Nasal packing is a common medical procedure that is performed to control epistaxis (bleeding from the nose).
Nasal packing may be “anterior” nasal packing that is done by using a gauze inserted inside the nasal cavity after numbing the nasal area. The doctor will douse the gauze in an antibiotic ointment and a medication that squeezes the blood vessels shut.
In case of extensive bleeding, the doctor may need to supplement the anterior nasal pack with the posterior nasal pack. Posterior packing is done with a sterile gauze covered in an antiseptic ointment, a rubber balloon called a catheter or a nasal sponge/tampon.
Most modern posterior nasal packs contain a balloon that can be inflated with a syringe. This arrangement helps in applying an adjustable direct pressure to the site of the nosebleed.
Sometimes both the nasal cavities may need occlusion. The nasal pack is kept inside the nose for 24-48 hours.
What are the other treatments for epistaxis?
Nasal packing is one of the primary procedures in the initial management of epistaxis. If it fails to stop the bleeding, the doctor resorts to the following treatments:
- Cauterization: This procedure stops the bleeding by burning off the cauterized blood vessels. The heat is created either by applying silver nitrate (a chemical) or by passing an electric current.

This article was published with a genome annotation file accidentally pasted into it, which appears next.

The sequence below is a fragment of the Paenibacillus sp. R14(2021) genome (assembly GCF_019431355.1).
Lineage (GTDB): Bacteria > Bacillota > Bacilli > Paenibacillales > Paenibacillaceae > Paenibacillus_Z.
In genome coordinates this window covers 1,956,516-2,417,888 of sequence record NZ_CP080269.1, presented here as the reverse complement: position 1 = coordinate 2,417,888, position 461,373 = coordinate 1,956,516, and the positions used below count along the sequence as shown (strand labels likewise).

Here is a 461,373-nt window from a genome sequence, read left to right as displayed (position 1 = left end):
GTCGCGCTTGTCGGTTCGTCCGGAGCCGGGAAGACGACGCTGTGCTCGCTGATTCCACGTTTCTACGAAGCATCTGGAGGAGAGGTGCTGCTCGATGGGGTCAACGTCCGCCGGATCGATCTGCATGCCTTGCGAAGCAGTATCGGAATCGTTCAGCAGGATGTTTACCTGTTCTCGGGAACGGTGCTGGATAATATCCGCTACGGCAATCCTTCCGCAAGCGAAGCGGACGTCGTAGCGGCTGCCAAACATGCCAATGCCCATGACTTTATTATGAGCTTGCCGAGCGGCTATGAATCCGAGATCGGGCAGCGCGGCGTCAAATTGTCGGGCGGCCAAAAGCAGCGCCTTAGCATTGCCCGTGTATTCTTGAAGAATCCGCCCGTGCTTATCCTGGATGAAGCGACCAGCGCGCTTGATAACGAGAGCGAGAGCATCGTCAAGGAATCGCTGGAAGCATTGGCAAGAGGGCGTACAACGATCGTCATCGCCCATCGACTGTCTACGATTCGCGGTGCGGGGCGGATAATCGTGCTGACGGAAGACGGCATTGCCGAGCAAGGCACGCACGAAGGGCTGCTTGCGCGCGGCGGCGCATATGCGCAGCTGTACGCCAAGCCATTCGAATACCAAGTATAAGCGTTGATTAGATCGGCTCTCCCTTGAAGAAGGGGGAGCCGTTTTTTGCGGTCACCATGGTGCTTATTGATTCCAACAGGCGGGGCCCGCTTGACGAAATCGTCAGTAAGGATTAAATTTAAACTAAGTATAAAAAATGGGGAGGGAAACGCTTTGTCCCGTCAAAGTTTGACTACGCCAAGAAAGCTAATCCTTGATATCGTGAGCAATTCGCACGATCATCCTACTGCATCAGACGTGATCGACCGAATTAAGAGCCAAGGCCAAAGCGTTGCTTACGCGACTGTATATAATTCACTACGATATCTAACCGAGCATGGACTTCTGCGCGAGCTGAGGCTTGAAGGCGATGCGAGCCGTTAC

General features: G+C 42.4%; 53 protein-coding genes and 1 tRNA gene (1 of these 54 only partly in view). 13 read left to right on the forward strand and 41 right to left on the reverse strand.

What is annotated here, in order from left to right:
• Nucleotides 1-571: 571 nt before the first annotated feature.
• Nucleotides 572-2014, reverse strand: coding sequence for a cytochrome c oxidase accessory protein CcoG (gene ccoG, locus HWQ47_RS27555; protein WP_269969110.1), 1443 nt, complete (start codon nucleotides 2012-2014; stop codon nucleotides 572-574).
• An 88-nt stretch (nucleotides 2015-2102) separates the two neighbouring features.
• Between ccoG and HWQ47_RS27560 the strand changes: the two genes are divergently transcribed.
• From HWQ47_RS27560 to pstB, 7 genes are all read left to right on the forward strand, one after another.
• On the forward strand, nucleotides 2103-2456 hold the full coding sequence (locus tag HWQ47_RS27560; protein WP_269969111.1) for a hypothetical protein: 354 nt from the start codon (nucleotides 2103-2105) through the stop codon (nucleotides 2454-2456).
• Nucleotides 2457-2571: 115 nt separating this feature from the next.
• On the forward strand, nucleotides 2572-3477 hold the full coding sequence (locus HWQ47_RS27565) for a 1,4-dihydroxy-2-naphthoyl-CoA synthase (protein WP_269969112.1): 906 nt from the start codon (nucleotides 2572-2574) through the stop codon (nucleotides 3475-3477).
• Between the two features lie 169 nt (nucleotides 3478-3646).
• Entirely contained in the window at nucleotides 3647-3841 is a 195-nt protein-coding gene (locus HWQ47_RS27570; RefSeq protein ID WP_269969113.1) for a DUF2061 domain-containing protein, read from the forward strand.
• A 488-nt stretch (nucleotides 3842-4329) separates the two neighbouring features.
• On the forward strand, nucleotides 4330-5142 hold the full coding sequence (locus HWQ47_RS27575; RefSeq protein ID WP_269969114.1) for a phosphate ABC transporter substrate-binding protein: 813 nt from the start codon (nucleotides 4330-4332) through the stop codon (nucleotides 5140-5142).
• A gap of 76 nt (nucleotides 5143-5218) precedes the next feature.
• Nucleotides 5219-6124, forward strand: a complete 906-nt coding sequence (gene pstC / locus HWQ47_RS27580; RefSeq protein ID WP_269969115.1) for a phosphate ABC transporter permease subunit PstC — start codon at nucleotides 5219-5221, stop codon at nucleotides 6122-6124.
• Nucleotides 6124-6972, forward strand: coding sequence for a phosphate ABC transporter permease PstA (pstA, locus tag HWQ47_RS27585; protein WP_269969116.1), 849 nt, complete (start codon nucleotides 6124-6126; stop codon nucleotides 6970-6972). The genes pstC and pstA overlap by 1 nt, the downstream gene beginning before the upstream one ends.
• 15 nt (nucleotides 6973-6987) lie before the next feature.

- Discontinuation of medications: Certain medications can increase the amount of bleeding. These include blood-thinning medications, such as Warfarin and Aspirin. Reducing or stopping such medications can be helpful.
- Prescription medication: Your doctor may prescribe you medications to control your blood pressure. Another medication such as Lysteda (tranexamic acid), which helps in clotting of the blood to stop bleeding, may be prescribed.
- Foreign body removal: A foreign body in the nose is most commonly seen in children due to any accidental insertion. If this is the cause of the nosebleed, the doctor will attempt to remove the foreign body.
- Ligation: The blood vessel that is responsible for bleeding is tied off to stop the bleeding.
- Surgery: If your nose is bleeding due to a trauma or an injury or due to a deviated nasal septum, your doctor may recommend surgical repair of the nose.
How can you prevent epistaxis?
Most often, epistaxis is a preventable condition. Here is what you can do to reduce your risk of getting it:
- Keep your nostrils moist:
- Use saline nasal spray/nose drops two to three times a day.
- Make use of a humidifier in your bedroom to add moisture to the air.
- Apply water-soluble nasal gels in your nostrils with a cotton swab. You can find various gels, such as Bacitracin or Ayr Gel, available over the counter.
- Do not blow your nose too forcefully.
- If you feel like sneezing, do so by keeping your mouth open. Always sneeze into a tissue or the bend of your arm.
- Avoid frequent picking your nose.
- Visit your doctor if you are not able to control nose allergies (such as atrophic rhinitis) that cause dryness.
- Quit smoking. Smoking dries out your nose and can make you prone to epistaxis.
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